Early shots best for flu

As the number of whooping cough cases in Spokane County drops, health officials continue pressing the case for immunizations, including this year’s flu vaccine.

Mark Springer, an epidemiologist with the Spokane Regional Health District, said declining cases of whooping cough, also called pertussis, in the past two months is not proof that the disease is going away.

“We are seeing providers who are not necessarily testing, but who are treating based on a clinical diagnosis based on the patient’s symptoms,” Springer said.

As a result of passing on the testing, which costs hundreds of dollars, those patients aren’t factored into the disease statistics.

According to the health district, there were fewer than 20 whooping cough cases in September and October, down from almost 50 in August.

But as those numbers decline, flu season is just getting started.

Two people so far have been hospitalized for influenza in Spokane County.

Springer said the reported cases of flu have been seasonal influenza A, not the epidemic H1N1 seen in 2009. The bulk of flu cases in this region show up in late January, February and March. But that doesn’t mean people should put off getting the flu vaccine until then, Springer said.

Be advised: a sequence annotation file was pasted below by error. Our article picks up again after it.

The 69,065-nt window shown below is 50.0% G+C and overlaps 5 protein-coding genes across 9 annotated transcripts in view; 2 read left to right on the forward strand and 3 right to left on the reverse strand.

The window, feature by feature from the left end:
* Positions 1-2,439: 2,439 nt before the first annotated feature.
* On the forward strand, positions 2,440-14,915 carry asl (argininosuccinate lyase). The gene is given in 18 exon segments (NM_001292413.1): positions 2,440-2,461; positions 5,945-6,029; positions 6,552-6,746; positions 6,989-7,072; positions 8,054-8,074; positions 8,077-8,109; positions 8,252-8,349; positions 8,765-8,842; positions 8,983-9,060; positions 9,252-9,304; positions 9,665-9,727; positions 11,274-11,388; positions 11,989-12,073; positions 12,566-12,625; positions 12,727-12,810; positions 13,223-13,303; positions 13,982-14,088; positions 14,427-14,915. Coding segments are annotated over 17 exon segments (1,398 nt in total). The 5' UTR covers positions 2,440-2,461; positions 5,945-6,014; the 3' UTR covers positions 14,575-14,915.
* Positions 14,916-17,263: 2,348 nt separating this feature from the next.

“It’s really important to think ahead and get the flu shot early,” Springer said, adding that it takes up to two weeks for the immune system to develop antibodies from a vaccine.

While certain groups of people, such as older people and pregnant women, tend to have more complications from the flu, Springer said the vaccine is recommended for everyone over 6 months old.

Even those who aren’t in high-risk groups come into contact with members of those groups, Springer said. Flu symptoms don’t present for the first day or so of the infection.

The vaccine is covered by most insurance providers and is available through pharmacies, the health district or any primary care provider.

Springer said several myths often prevent people from getting the shot or the nasal mist vaccine. For example, the idea that someone can get the flu from the vaccine is “pretty much impossible” because the injection is not a live virus, he said.

Springer said there have been no shortages of this year’s vaccine, which has been altered to match flu strains from last season.

With an average of 150 to 250 hospitalizations in the county due to flu each year, Springer said it is important for the community to stay ahead of the curve and get the vaccine early.

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